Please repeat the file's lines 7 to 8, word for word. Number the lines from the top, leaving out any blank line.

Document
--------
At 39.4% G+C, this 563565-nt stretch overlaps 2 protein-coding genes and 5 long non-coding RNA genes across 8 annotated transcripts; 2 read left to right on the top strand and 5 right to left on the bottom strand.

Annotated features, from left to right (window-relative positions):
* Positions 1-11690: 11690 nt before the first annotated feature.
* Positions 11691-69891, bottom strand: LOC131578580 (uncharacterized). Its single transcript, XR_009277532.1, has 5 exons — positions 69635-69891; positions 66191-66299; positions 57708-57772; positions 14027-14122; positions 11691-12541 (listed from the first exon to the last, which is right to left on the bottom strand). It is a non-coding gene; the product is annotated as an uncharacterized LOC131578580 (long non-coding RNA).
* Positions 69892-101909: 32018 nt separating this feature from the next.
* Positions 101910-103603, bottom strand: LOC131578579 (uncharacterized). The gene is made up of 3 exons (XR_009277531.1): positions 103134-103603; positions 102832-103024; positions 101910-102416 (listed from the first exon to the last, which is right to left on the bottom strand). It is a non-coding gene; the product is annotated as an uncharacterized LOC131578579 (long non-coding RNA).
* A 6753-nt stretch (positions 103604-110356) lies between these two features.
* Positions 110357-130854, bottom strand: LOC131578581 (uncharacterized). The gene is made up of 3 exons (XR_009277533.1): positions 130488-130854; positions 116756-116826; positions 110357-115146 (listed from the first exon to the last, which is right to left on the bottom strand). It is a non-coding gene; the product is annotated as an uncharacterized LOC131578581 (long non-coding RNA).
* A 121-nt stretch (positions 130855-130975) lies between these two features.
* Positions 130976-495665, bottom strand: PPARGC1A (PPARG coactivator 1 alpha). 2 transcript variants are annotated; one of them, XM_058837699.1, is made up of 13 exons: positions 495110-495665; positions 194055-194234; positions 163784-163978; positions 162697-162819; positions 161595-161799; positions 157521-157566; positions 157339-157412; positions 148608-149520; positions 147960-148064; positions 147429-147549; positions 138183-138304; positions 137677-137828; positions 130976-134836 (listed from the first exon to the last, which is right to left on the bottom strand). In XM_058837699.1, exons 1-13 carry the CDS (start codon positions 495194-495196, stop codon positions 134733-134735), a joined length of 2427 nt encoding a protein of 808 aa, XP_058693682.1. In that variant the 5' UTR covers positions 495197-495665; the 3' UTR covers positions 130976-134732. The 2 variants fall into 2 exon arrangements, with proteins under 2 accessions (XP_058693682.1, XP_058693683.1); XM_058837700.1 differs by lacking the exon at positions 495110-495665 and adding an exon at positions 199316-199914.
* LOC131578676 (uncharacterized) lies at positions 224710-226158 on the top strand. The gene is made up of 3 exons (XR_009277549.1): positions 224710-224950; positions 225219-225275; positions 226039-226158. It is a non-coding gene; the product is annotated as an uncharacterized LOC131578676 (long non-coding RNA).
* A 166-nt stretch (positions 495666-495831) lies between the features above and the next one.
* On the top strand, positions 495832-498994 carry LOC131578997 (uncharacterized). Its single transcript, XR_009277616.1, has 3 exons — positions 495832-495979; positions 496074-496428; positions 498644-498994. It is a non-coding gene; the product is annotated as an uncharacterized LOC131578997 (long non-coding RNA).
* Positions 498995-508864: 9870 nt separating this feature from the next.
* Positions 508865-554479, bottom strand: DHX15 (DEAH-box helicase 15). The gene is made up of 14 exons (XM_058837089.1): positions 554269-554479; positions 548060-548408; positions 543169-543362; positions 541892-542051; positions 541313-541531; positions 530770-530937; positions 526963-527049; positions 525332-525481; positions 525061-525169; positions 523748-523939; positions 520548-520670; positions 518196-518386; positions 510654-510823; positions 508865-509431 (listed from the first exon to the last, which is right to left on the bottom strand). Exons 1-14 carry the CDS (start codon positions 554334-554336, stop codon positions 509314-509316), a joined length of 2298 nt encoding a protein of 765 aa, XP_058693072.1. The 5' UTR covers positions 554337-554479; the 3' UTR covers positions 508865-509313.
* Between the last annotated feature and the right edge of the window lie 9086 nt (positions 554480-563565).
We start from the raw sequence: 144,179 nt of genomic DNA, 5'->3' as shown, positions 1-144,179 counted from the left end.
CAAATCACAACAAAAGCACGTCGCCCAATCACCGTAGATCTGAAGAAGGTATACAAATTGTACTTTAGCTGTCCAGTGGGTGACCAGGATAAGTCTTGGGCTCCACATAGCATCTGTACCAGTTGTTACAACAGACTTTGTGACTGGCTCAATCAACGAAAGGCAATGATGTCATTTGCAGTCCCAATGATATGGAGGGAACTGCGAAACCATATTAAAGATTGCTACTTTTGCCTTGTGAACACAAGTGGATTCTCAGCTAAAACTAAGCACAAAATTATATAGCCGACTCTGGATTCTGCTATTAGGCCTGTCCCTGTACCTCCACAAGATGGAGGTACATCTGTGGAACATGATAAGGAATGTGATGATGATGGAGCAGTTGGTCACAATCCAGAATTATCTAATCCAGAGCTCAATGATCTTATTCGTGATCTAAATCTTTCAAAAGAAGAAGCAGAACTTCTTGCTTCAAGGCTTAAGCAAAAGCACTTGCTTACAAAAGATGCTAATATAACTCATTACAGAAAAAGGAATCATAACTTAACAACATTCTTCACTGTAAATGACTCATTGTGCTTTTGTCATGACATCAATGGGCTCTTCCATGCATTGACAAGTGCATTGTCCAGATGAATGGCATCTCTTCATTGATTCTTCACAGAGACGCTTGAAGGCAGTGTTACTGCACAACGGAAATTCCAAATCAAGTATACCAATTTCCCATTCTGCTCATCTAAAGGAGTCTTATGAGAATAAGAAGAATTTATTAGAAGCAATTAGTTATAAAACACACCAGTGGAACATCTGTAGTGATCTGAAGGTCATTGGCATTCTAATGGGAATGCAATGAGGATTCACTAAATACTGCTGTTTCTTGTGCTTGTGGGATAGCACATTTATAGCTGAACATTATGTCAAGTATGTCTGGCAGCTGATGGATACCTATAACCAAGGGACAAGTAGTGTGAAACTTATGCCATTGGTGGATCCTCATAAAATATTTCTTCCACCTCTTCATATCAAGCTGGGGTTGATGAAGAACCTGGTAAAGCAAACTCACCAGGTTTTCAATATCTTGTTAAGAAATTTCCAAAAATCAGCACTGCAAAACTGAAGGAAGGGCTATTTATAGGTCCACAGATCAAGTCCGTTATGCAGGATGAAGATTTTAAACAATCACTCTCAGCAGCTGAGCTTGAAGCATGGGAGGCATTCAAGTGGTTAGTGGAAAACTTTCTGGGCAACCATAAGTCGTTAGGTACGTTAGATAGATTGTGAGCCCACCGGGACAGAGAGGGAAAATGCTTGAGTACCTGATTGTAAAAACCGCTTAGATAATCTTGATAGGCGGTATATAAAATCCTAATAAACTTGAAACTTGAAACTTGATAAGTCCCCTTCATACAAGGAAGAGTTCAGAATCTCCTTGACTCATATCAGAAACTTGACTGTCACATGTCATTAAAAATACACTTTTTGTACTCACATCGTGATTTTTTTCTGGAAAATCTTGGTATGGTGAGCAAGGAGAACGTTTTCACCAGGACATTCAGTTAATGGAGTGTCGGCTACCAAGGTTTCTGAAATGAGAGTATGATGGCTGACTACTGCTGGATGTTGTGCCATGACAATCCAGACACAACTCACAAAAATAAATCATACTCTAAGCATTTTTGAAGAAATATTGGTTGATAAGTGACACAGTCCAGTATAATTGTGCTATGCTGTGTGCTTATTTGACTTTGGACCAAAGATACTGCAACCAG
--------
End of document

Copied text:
* A 6753-nt stretch (positions 103604-110356) lies between these two features.
* Positions 110357-130854, bottom strand: LOC131578581 (uncharacterized). The gene is made up of 3 exons (XR_009277533.1): positions 130488-130854; positions 116756-116826; positions 110357-115146 (listed from the first exon to the last, which is right to left on the bottom strand). It is a non-coding gene; the product is annotated as an uncharacterized LOC131578581 (long non-coding RNA).